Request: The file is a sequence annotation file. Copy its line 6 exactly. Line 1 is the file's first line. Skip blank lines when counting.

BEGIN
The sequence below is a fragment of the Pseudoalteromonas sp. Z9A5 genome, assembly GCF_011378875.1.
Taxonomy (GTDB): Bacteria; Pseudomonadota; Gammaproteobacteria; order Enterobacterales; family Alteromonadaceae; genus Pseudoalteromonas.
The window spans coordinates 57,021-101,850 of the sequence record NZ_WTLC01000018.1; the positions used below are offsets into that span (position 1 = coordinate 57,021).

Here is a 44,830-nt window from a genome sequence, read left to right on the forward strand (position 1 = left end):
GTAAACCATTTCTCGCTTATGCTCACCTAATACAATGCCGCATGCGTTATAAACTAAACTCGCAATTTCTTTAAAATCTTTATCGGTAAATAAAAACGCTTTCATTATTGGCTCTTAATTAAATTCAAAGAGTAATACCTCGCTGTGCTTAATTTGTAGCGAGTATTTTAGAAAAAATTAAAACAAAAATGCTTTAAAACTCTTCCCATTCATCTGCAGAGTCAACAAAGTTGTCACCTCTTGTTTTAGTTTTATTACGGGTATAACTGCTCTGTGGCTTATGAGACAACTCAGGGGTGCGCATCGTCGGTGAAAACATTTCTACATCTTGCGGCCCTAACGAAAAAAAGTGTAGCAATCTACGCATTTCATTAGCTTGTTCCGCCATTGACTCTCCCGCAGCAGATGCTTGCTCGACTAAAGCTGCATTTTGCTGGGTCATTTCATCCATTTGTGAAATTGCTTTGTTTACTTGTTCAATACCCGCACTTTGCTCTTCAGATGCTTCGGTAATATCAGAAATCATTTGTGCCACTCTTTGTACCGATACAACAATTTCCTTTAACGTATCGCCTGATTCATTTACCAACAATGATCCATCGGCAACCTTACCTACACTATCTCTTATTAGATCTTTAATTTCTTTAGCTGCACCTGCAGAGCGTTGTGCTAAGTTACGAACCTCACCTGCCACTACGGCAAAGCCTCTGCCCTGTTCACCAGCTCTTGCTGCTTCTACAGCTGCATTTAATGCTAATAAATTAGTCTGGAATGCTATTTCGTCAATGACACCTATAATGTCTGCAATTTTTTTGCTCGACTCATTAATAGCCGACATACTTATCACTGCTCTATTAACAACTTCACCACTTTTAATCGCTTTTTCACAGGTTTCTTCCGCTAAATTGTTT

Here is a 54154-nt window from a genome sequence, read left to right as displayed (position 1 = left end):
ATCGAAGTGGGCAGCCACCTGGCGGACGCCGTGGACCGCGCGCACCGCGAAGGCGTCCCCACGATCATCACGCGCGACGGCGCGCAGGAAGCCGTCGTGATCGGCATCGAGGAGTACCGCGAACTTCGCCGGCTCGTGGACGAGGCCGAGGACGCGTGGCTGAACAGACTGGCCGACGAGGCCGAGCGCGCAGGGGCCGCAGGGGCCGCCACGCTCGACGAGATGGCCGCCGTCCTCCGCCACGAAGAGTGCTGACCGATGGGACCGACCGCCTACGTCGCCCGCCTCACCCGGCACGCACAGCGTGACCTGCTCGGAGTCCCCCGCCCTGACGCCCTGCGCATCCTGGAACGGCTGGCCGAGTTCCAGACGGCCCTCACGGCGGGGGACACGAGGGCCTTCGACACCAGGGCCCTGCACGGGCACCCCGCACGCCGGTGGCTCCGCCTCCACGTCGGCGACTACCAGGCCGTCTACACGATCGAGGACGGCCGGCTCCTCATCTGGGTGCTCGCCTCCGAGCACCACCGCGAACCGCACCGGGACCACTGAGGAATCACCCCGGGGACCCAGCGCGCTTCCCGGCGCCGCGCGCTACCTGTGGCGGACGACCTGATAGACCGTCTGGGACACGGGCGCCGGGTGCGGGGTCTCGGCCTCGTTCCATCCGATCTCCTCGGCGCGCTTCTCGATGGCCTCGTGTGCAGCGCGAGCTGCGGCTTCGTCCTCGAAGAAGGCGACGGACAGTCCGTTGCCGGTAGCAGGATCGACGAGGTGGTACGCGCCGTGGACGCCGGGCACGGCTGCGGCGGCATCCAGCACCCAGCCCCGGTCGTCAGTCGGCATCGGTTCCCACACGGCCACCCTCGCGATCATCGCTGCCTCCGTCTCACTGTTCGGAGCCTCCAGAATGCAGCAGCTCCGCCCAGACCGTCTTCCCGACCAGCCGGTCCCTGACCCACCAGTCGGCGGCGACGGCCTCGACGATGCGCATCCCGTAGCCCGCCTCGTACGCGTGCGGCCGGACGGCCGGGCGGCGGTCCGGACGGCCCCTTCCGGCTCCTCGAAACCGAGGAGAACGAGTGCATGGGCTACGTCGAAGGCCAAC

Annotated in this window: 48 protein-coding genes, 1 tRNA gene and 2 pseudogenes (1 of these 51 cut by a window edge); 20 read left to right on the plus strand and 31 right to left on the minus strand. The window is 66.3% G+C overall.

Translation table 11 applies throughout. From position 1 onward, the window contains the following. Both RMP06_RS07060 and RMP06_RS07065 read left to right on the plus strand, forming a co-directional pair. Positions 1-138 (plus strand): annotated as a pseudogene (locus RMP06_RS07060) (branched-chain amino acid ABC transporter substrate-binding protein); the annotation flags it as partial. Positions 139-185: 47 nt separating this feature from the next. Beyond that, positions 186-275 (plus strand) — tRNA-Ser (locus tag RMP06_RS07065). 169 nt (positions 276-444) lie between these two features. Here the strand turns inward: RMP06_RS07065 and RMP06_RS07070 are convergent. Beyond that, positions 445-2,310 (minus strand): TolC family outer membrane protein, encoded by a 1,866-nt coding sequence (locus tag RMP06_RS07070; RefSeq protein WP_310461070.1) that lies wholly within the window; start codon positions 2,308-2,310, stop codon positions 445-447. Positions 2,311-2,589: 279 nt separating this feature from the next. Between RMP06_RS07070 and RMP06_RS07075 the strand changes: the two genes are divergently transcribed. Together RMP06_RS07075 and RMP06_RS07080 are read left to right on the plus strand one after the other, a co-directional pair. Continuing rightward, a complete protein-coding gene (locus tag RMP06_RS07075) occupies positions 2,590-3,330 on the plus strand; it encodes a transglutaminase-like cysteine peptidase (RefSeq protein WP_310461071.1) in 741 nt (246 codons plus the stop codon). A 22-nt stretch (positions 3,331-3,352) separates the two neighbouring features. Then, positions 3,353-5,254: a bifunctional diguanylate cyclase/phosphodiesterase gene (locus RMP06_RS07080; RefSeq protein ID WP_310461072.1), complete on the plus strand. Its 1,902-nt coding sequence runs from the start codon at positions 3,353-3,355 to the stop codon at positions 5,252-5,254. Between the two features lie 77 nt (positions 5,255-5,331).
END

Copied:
Here is a 54154-nt window from a genome sequence, read left to right as displayed (position 1 = left end):